Citing Artemis, the regulator noted that forecasts that ILS vehicles may shrink through 2015 proved not to be true, with growth seen across the vast majority of the alternative capital markets.
With investor comfort of indemnity triggers growing all the time and spreads tightening between different triggers and structures, the attractiveness of ILS is expected to rise for both new and repeat sponsors, EIOPA explains.
And sponsors are expected to continue to issue ILS, “not only to diversify and complement overall reinsurance purchases, but also to benefit from the alternative competitive pricing and broadening indemnity coverage.”
EIOPA also notes the other important area where additional competitive pressure is set to emerge, as well as increasing pressure to become efficient and to reduce the cost of underwriting capital, insurance technology or Insurtech.
To date, EIOPA notes accurately that the vast majority of insurtech initiatives are focused on enhancing, improving or smoothing existing processes, or putting a veneer of customer and user experience design on legacy systems and processes.
“So far, most insurers put a focus on optimising existing tools instead of significantly reviewing and transforming their business models,” EIOPA comments.
However, EIOPA agrees that over time technology and the insurtech wave will cause “profound change in the industry in the coming years by disrupting traditional business models.”
Among these threats from insurtech, one of the most imminent is the “disintermediation process”, EIOPA explains. New distribution methods, peer-to-peer, pooling of risks and insureds, group buying and smart contracts are all business models which are set to disrupt the insurance and reinsurance market.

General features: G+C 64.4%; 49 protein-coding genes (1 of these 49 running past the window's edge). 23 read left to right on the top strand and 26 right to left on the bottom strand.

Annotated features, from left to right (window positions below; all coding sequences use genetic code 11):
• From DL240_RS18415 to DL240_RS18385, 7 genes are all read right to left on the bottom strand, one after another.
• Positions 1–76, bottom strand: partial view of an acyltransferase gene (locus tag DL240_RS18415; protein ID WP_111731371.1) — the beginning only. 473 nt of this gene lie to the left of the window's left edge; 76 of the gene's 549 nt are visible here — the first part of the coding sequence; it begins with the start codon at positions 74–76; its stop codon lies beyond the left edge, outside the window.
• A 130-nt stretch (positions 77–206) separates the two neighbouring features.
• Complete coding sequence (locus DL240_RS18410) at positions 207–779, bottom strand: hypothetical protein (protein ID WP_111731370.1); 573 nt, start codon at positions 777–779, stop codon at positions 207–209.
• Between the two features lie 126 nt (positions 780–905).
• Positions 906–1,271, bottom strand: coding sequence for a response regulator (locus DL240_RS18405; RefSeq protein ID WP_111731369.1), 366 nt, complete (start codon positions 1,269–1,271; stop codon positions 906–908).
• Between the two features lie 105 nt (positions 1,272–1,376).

Embracing these disruptive methods will help reinsurance capital providers, be they traditional or alternative, to shift their capacity up the risk to capital value-chain, reduce intermediation costs, directly assume primary risks on an aggregated basis into large portfolios and generally find more efficient ways to originate, structure, aggregate, invest in and transfer risks.
If reinsurance pressures are set to increase further due to overcapacity, the drive for efficiency and proximity to risk which has been started by alternative capital and is set to be accelerated by insurtech, will both ramp up that pressure for some, but also perhaps alleviate it a little for those embracing insurtech innovation.
As trends in both insurance and reinsurance continue to converge on a new market paradigm where efficiency of operations and risk capital are both key, the capital markets and insurance technology could find themselves the largest disruptors of incumbents.
Meaning that the incumbents who embrace efficient capital, efficient mechanisms to source and transfer risks and insurtech are the ones most likely to prosper meaningfully against agile startups and the threats they pose.
It’s encouraging to see that some of the largest ILS managers are well aware of the need to stay ahead of these trends and are positioning their efficient capital as close to as many sources of risk as possible.